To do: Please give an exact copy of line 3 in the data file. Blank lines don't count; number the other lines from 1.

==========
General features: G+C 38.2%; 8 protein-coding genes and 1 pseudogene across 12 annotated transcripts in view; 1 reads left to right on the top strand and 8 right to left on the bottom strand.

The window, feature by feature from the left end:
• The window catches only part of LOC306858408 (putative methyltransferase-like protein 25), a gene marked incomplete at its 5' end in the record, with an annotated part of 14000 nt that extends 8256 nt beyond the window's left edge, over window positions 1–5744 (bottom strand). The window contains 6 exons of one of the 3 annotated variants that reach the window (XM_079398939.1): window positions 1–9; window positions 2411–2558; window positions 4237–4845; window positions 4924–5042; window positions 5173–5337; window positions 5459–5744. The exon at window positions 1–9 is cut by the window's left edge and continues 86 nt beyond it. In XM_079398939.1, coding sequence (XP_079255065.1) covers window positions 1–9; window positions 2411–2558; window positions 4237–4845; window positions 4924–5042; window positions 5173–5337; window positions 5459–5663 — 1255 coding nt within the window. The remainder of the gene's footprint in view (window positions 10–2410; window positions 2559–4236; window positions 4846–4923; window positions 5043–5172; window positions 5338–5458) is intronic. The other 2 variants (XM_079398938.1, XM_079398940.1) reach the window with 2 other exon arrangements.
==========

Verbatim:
• The window catches only part of LOC306858408 (putative methyltransferase-like protein 25), a gene marked incomplete at its 5' end in the record, with an annotated part of 14000 nt that extends 8256 nt beyond the window's left edge, over window positions 1–5744 (bottom strand). The window contains 6 exons of one of the 3 annotated variants that reach the window (XM_079398939.1): window positions 1–9; window positions 2411–2558; window positions 4237–4845; window positions 4924–5042; window positions 5173–5337; window positions 5459–5744. The exon at window positions 1–9 is cut by the window's left edge and continues 86 nt beyond it. In XM_079398939.1, coding sequence (XP_079255065.1) covers window positions 1–9; window positions 2411–2558; window positions 4237–4845; window positions 4924–5042; window positions 5173–5337; window positions 5459–5663 — 1255 coding nt within the window. The remainder of the gene's footprint in view (window positions 10–2410; window positions 2559–4236; window positions 4846–4923; window positions 5043–5172; window positions 5338–5458) is intronic. The other 2 variants (XM_079398938.1, XM_079398940.1) reach the window with 2 other exon arrangements.